First Advisor

John Lind

Date of Publication


Document Type


Degree Name

Doctor of Education (Ed.D.) in Public School Administration and Supervision






United States -- Education Consolidation and Improvement Act of 1981, Federal aid to education -- Oregon, Block grants -- Oregon



Physical Description

3, viii, 191 leaves: ill. 28 cm.


The study addresses the fiscal, governance, and educational impact of the Education Consolidation and Improvement Act on elementary and secondary education in Oregon from its inception in 1983 through the 1985 fiscal year. A review of the national literature and research provided rationale for hypothesizing within state redistribution of federal aid to elementary and secondary school districts, increased federal aid to local education agencies, a continuation of decreased federal funding for state educational agency positions, and an expansion of federal aid to private schools. Interviews were conducted with Oregon Department of Education officials, members of the State Block Grant Advisory Committee, and local educators. State documents and plans were studied and analyzed. Oregon's 309 elementary and secondary school districts and seven state institution schools were classified into five recipient groups: (1) Population Center; (2) Suburban; (3) Metropolitan-Urban; (4) Rural; and (5) State Institutions. School districts gains and losses within groups and among groups were computed and reported. The study showed that the metropolitan school district of Portland and the state institution schools were the only two groups to lose federal aid in the transition from the antecedent categorical programs in 1982 to the first year block grant program in 1983 while the proportion of federal aid per-pupil allocated to suburban and population center school districts increased. The trend from 1982 to 1985 showed per-pupil distribution shaped federal aid into more of a mathematical equity distribution where the percent of federal aid has become more proportionate to the percent of pupils in school district groups. The study also found that the block grant set aside at the state level is a significant source of funds to support educational change and reform. The Oregon Department of Education has used block grant funds as a major revenue source to support the Oregon Action Plan for Excellence. The study concluded that the program had moved federal aid away from previously targeted needs and that federal aid, in the absence of strongly worded purposes and national interests, may evolve into an educational revenue sharing program. In times of economic difficulty and revenue shortfalls, the justification for continued educational block grants may be questioned.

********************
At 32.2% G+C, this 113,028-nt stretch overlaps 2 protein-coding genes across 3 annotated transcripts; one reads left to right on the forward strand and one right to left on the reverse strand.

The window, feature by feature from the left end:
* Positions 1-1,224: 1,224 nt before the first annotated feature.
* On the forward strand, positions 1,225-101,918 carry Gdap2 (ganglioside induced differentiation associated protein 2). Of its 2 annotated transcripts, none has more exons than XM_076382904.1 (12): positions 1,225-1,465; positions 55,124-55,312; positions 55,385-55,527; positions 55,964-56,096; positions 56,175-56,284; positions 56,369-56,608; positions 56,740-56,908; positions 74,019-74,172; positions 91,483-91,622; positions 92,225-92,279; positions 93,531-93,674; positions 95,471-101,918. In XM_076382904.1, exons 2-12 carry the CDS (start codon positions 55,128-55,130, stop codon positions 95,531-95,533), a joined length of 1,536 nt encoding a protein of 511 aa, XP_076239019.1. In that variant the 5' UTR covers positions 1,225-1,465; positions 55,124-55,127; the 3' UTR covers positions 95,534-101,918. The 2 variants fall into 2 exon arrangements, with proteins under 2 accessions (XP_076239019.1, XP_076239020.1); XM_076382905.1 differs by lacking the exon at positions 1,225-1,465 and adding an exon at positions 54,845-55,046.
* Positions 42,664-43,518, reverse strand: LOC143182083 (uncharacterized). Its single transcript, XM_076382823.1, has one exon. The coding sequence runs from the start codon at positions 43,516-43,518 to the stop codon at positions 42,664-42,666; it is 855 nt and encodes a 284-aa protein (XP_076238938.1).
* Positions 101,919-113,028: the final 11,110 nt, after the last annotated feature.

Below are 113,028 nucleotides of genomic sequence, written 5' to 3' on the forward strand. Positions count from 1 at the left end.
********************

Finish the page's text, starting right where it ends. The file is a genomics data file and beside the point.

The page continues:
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Portland State University. School of Education.

Persistent Identifier